The first book I think really did what fantasy can do, besides Paradise Lost, was a book published in 1920 called The [sic] Voyage to Arcturus by David Lindsay. It’s a very poorly written, clumsily constructed book which nevertheless has the force, the power, the intensity of genius. He uses fantasy to say something profound about morality — none of Tolkien’s imitators do this.

I just think Pullman hasn’t read much fantasy. I mean, he even calls out specifically the downfall to his argument — Sturgeon’s Law, that ninety percent of everything is crud. Yes, there is a lot of bad fantasy out there, lots of stuff that maybe doesn’t do anything useful with the tools it has, just as there’s lots of bad “literature” and bad science fiction and bad movies and, well, bad people. But there’s also good stuff. And given how much volume there is of fantasy, there’s a fair amount of good stuff.

Yes, Pullman, it’s actually possible that people other than you can use fantastical elements to say something profound. It’s possible that people other than you know what a metaphor is.

That’s what fantasy does, it uses metaphor and allegory to say something about us, about our lives. Hell, that’s what all fiction does, ultimately. That’s what myth has done for thousands of years.

And don’t get me wrong — His Dark Materials is a brilliant work of writing, and I love it. But yes, it’s fantasy. And so is a lot of other good stuff. Why are people so averse to that label? Because it’s popular these days? Like success equals trash?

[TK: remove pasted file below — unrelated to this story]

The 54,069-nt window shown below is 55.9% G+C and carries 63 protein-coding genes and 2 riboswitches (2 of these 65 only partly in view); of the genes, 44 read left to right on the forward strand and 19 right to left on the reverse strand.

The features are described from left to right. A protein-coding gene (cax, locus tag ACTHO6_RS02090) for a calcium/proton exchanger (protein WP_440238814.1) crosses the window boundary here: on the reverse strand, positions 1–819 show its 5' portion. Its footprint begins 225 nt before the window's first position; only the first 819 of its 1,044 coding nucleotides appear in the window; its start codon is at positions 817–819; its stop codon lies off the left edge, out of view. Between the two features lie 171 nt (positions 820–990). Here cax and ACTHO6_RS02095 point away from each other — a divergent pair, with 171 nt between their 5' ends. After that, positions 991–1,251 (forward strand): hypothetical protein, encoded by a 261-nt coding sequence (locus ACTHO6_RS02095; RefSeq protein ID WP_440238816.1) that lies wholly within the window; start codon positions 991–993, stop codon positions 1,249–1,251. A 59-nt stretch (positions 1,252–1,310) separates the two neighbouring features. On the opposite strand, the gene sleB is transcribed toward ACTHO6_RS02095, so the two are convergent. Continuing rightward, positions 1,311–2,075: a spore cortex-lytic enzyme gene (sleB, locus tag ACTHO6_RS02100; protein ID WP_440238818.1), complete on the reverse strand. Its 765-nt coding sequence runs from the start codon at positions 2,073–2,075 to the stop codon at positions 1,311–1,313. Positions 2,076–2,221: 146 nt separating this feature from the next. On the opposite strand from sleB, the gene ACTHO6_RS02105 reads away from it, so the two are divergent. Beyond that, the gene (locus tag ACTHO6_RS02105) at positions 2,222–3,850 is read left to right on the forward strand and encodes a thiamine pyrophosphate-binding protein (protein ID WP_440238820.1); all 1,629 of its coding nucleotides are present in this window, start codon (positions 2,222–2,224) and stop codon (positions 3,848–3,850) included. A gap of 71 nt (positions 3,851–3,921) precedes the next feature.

Get over yourselves.


¹ Quotations by Philip Pullman taken from William Gray, Fantasy, Myth and the Measure of Truth, New York: Palgrave MacMillan (2009)

Mythology, Writing , , , , , ,


  1. He is mostly correct, though. A great deal of contemporary fantasy doesn’t explore the potential to thoughtfully examine things that are relevant to us (the way he does). Back in the 70s Michael Moorcock complained that fantasy had lost it’s edge and that it was far too devoted to comforting it’s audience, that it was a giant cup of coacoa. Other than Pullman, LeGuin, Pratchett, the woman who wrote Johnathan Strange and Rowling who out there is really pushing the boundaries of fantasy right now.?

    When I think about the kind of stuff that Pullman wants to see out of fantasy, I’m mostly thinking of sci fi. Phillip K Dick, Michael Moorcock, Robert A. Heinlein, William Gibson, J.G. Ballard, I could go on all day, but there’s my point

    • Lucas J.W. Johnson

      The fact that you can in fact name a number of authors that use fantasy well proves my point — sure there’s a lot of crap that doesn’t, but as I mentioned (and as he mentioned) there always will be. There’s just as much, if not more, sci fi crap that doesn’t use the tools well either. “Mostly correct” doesn’t cut it.

      Off the top of my head, I’d also add Gaiman, L’Engle, China Mièville and Gregory Maguire, and I’m sure there’s many others but I’m not as well-read as I’d like to be. And most fantasy I’ve read uses the tools to send a message, to describe a metaphor — it explores the human condition. It’s just subtle about it. Apparently too subtle for some people.